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EDITORIAL: Questioning Fla. students' credibility is a new low

In the wake of last week's massacre at Stoneman Douglas High School in Parkland, Fla., the gun rights debate is once again in full swing — complete with conspiracy theories about students who are agitating for legislative action.

By Monday the conspiracy theory du jour was that the students agitating for change were “crisis actors” — political operatives brought in to fake grief and work to build support for tougher gun laws.

On Wednesday our very own state Rep. Daryl Metcalfe, R-12th, reminded people that he doesn't mind getting down in the mud.

Metcalfe tweeted and wrote on Facebook about the “hypocrisy of the left,” as it related to the students' messages on gun control. He also alluded to the crisis actors conspiracy theory, referring to the Parkland teenagers as “students,” in quotation marks, in his posts.

Let's be very clear: the conspiracy theories about these students are lies.

One person, Florida state legislative aide Benjamin Kelly, was quickly fired after parroting the “crisis actors” accusation during a television interview Tuesday. Another, conservative pundit Dinesh D'Souza, was forced to apologize after a series of tweets in which he mocked the students and questioned their “politically orchestrated grief.”

Legitimate disagreements over policy issues are a good thing — a normal, democratic, American tradition.

Lies, conspiracy theories and misinformation are something else. And attempting to shame and silence young people — or argue that they don't even deserve to be listened to in the first place — is flat-out repugnant.

Mr. Metcalfe is one of Pennsylvania's most vocal and passionate Second Amendment advocates. His voice should be invaluable.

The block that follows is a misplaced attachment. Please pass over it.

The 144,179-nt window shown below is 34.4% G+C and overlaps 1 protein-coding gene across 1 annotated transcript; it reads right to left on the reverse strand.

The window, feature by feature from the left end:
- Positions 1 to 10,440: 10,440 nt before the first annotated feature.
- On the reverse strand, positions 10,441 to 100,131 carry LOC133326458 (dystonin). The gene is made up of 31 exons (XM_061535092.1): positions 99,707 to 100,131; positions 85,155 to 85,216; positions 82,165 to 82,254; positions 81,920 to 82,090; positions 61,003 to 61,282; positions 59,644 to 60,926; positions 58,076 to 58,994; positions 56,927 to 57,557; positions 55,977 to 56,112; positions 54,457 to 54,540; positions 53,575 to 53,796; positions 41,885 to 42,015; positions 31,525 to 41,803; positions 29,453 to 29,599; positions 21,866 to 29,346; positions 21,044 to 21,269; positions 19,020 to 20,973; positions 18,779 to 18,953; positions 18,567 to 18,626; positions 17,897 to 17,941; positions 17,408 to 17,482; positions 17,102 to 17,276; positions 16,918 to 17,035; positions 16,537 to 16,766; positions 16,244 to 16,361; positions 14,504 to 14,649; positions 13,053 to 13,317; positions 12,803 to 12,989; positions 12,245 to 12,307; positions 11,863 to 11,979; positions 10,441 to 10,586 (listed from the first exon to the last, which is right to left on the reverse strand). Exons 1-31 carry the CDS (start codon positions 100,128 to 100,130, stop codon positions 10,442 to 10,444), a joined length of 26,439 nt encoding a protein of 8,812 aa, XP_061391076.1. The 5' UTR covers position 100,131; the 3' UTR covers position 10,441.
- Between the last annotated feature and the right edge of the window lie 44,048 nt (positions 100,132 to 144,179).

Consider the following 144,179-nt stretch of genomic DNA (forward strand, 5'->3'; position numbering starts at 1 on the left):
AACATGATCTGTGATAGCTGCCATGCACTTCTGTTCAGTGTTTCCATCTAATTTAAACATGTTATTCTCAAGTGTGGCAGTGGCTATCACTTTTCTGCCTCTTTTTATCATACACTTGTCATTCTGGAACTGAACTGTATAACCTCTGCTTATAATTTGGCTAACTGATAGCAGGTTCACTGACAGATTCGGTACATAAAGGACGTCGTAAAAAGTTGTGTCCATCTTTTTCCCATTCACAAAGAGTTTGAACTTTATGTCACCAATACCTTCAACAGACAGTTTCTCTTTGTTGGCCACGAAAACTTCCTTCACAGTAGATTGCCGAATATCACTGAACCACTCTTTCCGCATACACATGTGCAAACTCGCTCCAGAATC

Unfortunately, Metcalfe cannot be taken seriously until he jettisons his juvenile predeliction for histrionics and tone-deaf political sideshows.

For a lawmaker who just last year pledged to hold up a good government reform bill because he was offended by the “disrespect,” of protestors pushing for the bill's passage, Metcalfe has shown an unconscionable amount of disrespect to and for a group of teenagers whose friends were just brutally murdered.

Why a 10-term state House member is unwilling or unable to engage a group of bereaved teenagers in good faith and on the merits of their arguments is beyond us. But if Metcalfe has nothing more substantive to offer than this, he should remain silent.

If Metcalfe believes that his conduct — and the media attention he receives because of it — is advancing the cause of Second Amendment rights in this country, he is sorely mistaken.

The only thing he managed to accomplish Wednesday was secure more attention for Parkland students and their cause, erode his own reputation in Harrisburg, and further paint himself as an unprincipled and opportunistic agitator who is willing to do and say just about anything to get attention.